The blog of the John S. and James L. Knight Foundation

Nov 06, 2012

Citizen's story of a local samaritan helps put community news on the map

Posted by LuAnn Lovlin

Through its Community Information Challenge, Knight currently supports The Winnipeg Foundation  to engage, mentor and empower its local citizen journalists. Lu-Ann Lovlin, the foundation's director of communications, highlights how a local news story helped put its site on the map shortly after its launch. The following is is cross-posted from the Knight Digital Media Center's blog. Photo credit: Winnipeg Free Press.

On Sept. 18 of this year, the fall air temperature in Winnipeg, Manitoba Canada was a crisp 5 degrees Celsius (about 40 degrees Fahrenheit). It was a fairly normal Tuesday morning in our city of 700,000. The #24 Express Bus - full with morning commuters – was hustling along its usual route from the western outskirts to downtown. Anyone riding the #24 that morning would likely have described the ride as “uneventful and routine” – people were reading, listening to their iPods, some were chatting with their fellow riders.

Until near the end of #24’s usual route, when something happened that not only startled and shocked its riders, but started a wave of events that are still being calculated. The repercussions have been far reaching.

Kris Doubledee, the 30-something transit driver on route #24 that Tuesday morning, is a regular kind of guy. If you saw him driving the bus in your city, or buying groceries at the market, or attending his kid’s soccer game, you wouldn’t think anything out of the ordinary about him.

Until 7:30 am on Sept. 18th, when Kris stopped his express bus full of passengers, pulled over curbside on a busy downtown street during morning rush hour, got off the bus he was driving, and gave his comfortable leather shoes to a barefoot homeless man walking the streets.

Passengers on the bus stopped their usual chatter, looked up from their books, some grumbled under their breath about ‘why they were stopping’? “What’s going on?, I’m going to be late…” and such, as they started to watch what was actually happening and couldn’t believe what they were seeing.

Kris got back on the bus, carried on his driving responsibilities in his sock feet, and didn’t give his actions much of another thought. A few folks asked him why he did what he did; a few observers had tears in their eyes as they disembarked – offering encouraging comments and congratulations.  For Kris, as an ‘awe shucks kind of guy’, his only comment was “he needed the shoes more than I did” and “anyone else would have done the same”.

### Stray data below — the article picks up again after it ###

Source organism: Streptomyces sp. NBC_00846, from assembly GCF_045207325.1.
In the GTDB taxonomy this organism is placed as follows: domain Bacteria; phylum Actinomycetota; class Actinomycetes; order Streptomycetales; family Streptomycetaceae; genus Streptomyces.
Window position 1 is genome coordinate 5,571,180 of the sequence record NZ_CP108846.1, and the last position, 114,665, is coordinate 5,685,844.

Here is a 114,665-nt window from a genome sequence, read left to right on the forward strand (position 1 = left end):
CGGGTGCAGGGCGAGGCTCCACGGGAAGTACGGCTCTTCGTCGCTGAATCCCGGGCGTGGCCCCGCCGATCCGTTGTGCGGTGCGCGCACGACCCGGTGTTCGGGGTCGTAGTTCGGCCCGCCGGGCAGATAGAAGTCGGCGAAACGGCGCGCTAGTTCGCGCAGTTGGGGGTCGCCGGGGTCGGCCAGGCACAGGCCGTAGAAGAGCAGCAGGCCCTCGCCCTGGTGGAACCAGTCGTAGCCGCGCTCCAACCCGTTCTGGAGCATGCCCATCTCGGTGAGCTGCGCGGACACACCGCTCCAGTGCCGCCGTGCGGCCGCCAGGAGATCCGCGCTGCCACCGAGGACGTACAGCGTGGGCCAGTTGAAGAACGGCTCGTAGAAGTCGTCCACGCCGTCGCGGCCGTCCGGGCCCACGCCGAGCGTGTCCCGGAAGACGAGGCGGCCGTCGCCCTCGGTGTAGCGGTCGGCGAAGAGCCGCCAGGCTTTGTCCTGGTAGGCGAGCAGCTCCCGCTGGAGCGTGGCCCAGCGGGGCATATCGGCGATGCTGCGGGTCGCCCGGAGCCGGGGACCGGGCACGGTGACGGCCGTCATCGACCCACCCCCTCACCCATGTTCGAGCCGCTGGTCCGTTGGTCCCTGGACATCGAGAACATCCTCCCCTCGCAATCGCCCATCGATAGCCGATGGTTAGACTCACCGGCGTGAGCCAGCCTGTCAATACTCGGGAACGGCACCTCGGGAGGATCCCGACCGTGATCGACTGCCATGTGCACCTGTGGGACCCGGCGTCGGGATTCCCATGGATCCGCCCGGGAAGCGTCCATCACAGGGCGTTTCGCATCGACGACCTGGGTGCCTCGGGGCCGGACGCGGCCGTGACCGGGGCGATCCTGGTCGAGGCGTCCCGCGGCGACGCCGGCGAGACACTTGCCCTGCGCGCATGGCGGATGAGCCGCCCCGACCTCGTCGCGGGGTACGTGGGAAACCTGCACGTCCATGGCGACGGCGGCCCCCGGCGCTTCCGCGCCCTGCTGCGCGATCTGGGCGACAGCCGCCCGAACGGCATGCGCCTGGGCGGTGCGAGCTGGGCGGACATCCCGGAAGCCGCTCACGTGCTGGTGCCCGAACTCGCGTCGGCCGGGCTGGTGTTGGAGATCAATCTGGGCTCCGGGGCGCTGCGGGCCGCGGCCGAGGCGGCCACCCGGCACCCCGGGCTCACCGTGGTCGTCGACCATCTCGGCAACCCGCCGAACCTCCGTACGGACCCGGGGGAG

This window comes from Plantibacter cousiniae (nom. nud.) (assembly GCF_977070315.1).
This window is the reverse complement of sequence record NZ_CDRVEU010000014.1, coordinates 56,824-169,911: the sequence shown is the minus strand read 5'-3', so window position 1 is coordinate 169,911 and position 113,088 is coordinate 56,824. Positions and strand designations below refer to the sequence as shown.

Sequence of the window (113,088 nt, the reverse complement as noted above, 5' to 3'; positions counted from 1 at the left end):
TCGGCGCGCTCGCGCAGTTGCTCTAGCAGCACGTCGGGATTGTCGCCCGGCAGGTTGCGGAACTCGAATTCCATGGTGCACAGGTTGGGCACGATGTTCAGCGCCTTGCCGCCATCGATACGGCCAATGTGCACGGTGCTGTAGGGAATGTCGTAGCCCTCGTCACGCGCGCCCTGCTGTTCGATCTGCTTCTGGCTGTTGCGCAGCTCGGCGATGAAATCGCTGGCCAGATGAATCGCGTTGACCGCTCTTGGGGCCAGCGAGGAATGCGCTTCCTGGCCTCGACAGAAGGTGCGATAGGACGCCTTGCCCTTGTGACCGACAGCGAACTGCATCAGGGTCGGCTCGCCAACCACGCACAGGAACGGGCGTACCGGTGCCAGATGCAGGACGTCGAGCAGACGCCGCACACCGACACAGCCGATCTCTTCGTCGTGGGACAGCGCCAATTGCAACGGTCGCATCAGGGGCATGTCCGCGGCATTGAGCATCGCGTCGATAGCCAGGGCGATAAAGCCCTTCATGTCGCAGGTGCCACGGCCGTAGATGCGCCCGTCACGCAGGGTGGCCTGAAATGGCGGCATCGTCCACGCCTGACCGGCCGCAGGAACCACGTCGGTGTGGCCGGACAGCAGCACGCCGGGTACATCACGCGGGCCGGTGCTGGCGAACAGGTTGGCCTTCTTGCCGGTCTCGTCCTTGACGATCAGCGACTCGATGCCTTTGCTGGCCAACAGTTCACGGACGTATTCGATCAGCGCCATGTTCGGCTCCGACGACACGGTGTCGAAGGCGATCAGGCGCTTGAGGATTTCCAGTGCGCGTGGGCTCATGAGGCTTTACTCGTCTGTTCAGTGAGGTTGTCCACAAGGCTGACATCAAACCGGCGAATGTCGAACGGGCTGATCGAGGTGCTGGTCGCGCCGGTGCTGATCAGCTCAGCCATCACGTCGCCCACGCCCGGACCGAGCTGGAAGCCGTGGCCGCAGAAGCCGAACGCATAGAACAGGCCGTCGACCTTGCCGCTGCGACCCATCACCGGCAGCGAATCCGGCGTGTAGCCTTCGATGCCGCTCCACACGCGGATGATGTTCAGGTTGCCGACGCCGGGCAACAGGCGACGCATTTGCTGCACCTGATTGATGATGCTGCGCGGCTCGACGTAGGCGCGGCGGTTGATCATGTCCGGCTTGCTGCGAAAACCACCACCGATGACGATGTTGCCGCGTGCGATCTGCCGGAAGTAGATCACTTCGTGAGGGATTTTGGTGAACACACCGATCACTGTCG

We all have heart-warming stories like this from all of our communities – they happen every day, everywhere. But what happened as a result of Kris’s one small action may amaze you  – I know all of us at our community foundation, and especially those of us closely connected to our citizen journalism project, are still picking our jaws up off the floor.

One of the riders on Express Bus #24 is a coworker that routinely rides that route downtown. She came in to the foundation and was still so impressed by what she’d witnessed, she sent an email around to everyone on staff at The Winnipeg Foundation, which included our citizen journalism project convener, Noah Erenberg.

Now as a former reporter and film documentary producer, Noah is always on the lookout for great community stories to share. He encouraged our coworker  to post the story on the Community News Commons website - which she did.

Our information needs project received a $200,000 matching grant from the Knight Foundation's Community Information Challenge in June of 2011. My community foundation – The Winnipeg Foundation, is equally committed to the initiative. Our project is a bit unique in that we are the first Knight grant made to a Canadian project and our project’s framework has us in partnership with our local college journalism program, our local library system, and with Canada’s first – and only - news café, located in the heart of Winnipeg’s historic Exchange district.

Noah came on board late last year and since then, we’ve been working hard developing the community news commons website which launched just 11 weeks ago, providing basic citizen journalism training workshops, doing community outreach, and all the necessary steps to bring the project to life.  And so far - right up until the morning of Sept 18th, we’d been feeling pretty good about our progress to date and our ‘small steps’ with CNC. Our number of citizen journalists was growing, people were tweeting about stories on CNC and overall, awareness and growth were happening as we envisioned.